homelessness, bombasSocks are a simple comfort not everyone has access to

When the founders of Bombas, Dave Heath and Randy Goldberg, discovered this problem, they decided to be part of the solution. Using a One Purchased = One Donated business model, Bombas helps provide not only durable, high-quality socks, but also t-shirts and underwear (the top three most requested clothing items in shelters) to those in need nationwide. These meticulously designed donation products include added features intended to offer comfort, quality, and dignity to those experiencing homelessness.

Over the years, Bombas' mission has grown into an enormous movement, with more than 75 million items donated to date and a focus on providing support and visibility to the organizations and people that empower these donations. These are the incredible individuals who are doing the hard work to support those experiencing —or at risk of—homelessness in their communities every day.

Folks like Shirley Raines, creator of Beauty 2 The Streetz. Every Saturday, Raines and her team help those experiencing homelessness on Skid Row in Los Angeles “feel human” with free makeovers, haircuts, food, gift bags and (thanks to Bombas) fresh socks. 500 pairs, every week.

beauty 2 the streetz, skid row laRaines is out there helping people feel their beautiful best

Or Director of Step Forward David Pinson in Cincinnati, Ohio, who offers Bombas donations to those trying to recover from addiction. Launched in 2009, the Step Forward program encourages participation in community walking/running events in order to build confidence and discipline—two major keys to successful rehabilitation. For each marathon, runners are outfitted with special shirts, shoes—and yes, socks—to help make their goals more achievable.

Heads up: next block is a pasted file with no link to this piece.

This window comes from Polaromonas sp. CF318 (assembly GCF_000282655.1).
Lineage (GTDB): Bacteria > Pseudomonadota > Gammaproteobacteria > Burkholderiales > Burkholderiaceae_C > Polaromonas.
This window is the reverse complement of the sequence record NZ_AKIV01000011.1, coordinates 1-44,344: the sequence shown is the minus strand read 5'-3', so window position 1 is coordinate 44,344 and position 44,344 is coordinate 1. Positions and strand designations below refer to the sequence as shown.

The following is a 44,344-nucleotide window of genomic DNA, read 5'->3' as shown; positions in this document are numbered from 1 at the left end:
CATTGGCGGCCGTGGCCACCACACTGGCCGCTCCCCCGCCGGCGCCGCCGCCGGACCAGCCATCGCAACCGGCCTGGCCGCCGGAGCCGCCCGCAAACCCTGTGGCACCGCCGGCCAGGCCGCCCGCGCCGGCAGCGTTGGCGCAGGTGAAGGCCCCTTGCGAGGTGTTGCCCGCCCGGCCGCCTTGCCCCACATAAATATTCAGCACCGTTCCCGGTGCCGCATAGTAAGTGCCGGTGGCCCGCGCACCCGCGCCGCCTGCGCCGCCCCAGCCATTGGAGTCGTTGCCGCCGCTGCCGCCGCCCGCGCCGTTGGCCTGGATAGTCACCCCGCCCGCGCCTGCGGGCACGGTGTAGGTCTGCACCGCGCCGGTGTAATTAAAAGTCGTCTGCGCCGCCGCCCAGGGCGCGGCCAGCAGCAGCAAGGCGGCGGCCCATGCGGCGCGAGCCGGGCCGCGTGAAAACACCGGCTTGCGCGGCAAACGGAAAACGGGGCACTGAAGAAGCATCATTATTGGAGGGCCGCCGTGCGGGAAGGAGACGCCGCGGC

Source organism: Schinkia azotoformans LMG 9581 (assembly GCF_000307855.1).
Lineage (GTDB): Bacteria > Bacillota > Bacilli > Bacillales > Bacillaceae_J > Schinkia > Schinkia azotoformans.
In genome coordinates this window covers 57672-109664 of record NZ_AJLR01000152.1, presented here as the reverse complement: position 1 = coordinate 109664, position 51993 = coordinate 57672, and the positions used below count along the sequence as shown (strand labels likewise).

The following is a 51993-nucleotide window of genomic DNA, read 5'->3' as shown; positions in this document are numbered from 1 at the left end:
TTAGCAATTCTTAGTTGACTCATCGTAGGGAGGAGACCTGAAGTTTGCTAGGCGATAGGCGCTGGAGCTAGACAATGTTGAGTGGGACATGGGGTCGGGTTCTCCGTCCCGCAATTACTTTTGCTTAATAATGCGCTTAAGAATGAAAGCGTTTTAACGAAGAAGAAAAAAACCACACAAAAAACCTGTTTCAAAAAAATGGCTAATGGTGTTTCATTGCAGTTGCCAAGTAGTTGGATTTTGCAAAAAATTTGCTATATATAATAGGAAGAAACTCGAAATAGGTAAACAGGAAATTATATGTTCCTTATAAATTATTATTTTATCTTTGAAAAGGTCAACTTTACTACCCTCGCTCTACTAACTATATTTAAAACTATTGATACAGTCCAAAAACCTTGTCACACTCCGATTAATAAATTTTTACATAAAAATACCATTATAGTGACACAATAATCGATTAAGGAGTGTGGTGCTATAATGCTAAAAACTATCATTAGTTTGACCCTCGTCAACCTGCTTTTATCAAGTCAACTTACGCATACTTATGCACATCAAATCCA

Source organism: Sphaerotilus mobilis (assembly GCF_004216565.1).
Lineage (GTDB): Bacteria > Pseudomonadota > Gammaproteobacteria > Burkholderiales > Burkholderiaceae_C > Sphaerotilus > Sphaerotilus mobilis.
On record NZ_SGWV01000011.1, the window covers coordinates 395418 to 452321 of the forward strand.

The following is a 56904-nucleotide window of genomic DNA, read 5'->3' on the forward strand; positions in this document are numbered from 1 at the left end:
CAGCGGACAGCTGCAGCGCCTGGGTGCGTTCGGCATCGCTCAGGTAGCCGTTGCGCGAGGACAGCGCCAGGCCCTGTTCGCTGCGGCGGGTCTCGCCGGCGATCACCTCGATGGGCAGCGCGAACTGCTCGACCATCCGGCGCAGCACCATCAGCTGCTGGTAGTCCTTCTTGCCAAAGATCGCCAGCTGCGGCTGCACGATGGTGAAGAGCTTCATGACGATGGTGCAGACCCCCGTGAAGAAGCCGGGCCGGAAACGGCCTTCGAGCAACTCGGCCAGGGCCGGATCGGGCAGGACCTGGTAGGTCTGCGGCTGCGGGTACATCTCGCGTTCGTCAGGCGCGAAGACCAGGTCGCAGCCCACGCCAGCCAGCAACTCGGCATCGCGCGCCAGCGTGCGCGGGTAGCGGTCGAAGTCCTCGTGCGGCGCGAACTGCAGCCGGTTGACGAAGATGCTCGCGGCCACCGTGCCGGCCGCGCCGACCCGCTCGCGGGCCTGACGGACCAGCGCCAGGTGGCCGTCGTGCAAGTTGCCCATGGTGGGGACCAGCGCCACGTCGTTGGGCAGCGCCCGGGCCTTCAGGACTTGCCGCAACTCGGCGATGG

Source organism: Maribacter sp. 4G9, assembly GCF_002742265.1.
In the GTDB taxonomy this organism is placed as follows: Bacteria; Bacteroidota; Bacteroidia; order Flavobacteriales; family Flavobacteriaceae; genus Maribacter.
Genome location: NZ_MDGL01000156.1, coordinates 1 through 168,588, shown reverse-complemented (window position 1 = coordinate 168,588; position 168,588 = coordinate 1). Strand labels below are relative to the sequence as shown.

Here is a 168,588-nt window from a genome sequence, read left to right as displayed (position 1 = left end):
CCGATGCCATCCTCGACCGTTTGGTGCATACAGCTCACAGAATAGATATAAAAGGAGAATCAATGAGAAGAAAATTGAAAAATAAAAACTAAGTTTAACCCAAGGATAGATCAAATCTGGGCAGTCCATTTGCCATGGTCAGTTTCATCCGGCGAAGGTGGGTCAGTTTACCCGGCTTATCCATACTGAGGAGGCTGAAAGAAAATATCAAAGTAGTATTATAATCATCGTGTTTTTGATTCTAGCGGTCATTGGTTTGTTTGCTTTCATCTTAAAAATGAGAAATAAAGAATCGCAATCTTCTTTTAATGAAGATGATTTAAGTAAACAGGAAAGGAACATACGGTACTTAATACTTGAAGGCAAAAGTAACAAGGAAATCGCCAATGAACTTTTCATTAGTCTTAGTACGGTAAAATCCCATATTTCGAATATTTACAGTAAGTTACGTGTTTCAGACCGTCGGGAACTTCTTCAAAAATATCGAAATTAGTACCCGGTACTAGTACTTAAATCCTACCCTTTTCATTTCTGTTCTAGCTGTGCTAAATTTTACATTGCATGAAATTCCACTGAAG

step forward, helping homelessness, homeless non profitsRunning helps instill a sense of confidence and discipline—two key components of successful recovery

Help even reaches the Front Street Clinic of Juneau, Alaska, where Casey Ploof, APRN, and David Norris, RN give out free healthcare to those experiencing homelessness. Because it rains nearly 200 days a year there, it can be very common for people to get trench foot—a very serious condition that, when left untreated, can require amputation. Casey and Dave can help treat trench foot, but without fresh, clean socks, the condition returns. Luckily, their supply is abundant thanks to Bombas. As Casey shared, “people will walk across town and then walk from the valley just to come here to get more socks.”

step forward clinic, step forward alaska, homelessness alaskaWelcome to wild, beautiful and wet Alaska!

The Bombas Impact Report provides details on Bombas’s mission and is full of similar inspiring stories that show how the biggest acts of kindness can come from even the smallest packages. Since its inception in 2013, the company has built a network of over 3,500 Giving Partners in all 50 states, including shelters, nonprofits and community organizations dedicated to supporting our neighbors who are experiencing- or at risk- of homelessness.

Their success has proven that, yes, a simple pair of socks can be a helping hand, an important conversation starter and a link to humanity.

You can also be a part of the solution. Learn more and find the complete Bombas Impact Report by clicking here.

Joy

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As pumpkin spice swoops in and we start unpacking our cozy sweaters and cute boots, we can practically taste the seasonal change in the air. Fall is filled with so many small joys—the fresh, crisp smell of apples, the beauty of the leaves as they shift from greens to yellows, oranges and reds, the way the world gets wrapped in a warm glow even as the air grows cooler.

Part of what makes the beauty of fall unique is that it's fleeting. Mother Nature puts on a vibrant show as she sheds what no longer serves her, inviting us to revel in her purposeful self-destruction. It's a gorgeous example of not only embracing change, but celebrating it.

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Most historians have credited the Greeks with creating the study of triangles' sides and angles, but this tablet presents indisputable evidence that the Babylonians were using the technique 1,500 years before the Greeks ever were.